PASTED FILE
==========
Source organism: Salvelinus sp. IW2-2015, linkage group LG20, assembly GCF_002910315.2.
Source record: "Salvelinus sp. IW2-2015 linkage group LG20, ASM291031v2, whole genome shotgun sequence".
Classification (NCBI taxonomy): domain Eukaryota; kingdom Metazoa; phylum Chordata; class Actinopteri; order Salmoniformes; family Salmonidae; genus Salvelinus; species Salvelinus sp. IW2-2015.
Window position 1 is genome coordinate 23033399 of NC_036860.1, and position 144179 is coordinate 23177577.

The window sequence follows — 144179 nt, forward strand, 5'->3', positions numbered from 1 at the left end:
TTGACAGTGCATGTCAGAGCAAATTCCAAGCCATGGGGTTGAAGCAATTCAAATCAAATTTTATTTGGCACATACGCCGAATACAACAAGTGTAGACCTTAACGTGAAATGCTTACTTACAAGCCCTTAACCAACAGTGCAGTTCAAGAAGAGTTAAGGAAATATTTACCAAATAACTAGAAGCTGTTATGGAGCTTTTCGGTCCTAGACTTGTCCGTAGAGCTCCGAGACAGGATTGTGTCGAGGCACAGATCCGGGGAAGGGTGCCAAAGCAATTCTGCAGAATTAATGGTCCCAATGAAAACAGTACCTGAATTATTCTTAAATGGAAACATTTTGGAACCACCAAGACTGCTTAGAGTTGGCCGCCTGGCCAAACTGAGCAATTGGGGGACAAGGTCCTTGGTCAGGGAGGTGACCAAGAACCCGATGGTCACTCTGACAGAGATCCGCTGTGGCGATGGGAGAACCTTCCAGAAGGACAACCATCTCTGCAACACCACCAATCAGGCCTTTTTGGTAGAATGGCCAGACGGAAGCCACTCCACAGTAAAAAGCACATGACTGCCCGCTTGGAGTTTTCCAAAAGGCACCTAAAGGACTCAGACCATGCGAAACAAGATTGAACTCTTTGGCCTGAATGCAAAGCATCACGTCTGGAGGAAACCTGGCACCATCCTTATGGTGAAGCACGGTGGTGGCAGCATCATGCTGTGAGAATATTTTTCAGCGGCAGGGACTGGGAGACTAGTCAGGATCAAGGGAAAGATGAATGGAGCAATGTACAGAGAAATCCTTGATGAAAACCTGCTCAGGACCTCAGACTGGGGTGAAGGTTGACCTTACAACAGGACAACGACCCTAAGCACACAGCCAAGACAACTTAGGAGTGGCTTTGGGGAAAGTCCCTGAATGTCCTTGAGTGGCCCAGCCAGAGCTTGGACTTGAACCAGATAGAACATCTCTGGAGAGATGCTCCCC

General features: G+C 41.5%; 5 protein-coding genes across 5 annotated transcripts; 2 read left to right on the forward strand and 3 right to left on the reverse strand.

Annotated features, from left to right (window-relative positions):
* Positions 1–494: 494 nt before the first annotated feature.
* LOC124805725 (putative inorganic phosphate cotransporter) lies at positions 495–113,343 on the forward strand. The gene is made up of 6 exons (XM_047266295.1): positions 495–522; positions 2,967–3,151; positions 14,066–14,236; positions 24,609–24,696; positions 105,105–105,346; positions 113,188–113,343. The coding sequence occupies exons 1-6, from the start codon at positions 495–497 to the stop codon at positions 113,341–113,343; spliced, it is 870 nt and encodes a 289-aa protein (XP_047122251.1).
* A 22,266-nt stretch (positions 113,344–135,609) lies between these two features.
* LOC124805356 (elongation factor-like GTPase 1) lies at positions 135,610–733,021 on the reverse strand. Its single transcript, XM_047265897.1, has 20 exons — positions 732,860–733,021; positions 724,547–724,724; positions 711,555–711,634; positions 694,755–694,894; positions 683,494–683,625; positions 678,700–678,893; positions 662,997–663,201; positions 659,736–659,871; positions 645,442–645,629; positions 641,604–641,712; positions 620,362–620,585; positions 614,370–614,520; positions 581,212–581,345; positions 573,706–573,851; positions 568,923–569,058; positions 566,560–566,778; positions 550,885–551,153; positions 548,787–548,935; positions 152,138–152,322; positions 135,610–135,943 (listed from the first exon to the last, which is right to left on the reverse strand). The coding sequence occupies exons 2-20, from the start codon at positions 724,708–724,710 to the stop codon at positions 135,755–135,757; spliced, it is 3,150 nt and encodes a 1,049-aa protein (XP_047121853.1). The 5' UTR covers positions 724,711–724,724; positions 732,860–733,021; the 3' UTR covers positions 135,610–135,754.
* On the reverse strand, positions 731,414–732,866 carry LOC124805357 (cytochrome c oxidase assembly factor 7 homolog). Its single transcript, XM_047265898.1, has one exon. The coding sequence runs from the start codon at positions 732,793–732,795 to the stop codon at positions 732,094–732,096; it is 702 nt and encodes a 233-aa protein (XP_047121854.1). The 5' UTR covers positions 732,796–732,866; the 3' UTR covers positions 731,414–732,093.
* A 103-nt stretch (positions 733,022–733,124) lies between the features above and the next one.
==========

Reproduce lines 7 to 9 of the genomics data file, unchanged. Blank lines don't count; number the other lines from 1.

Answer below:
General features: G+C 41.5%; 5 protein-coding genes across 5 annotated transcripts; 2 read left to right on the forward strand and 3 right to left on the reverse strand.

Annotated features, from left to right (window-relative positions):
* Positions 1–494: 494 nt before the first annotated feature.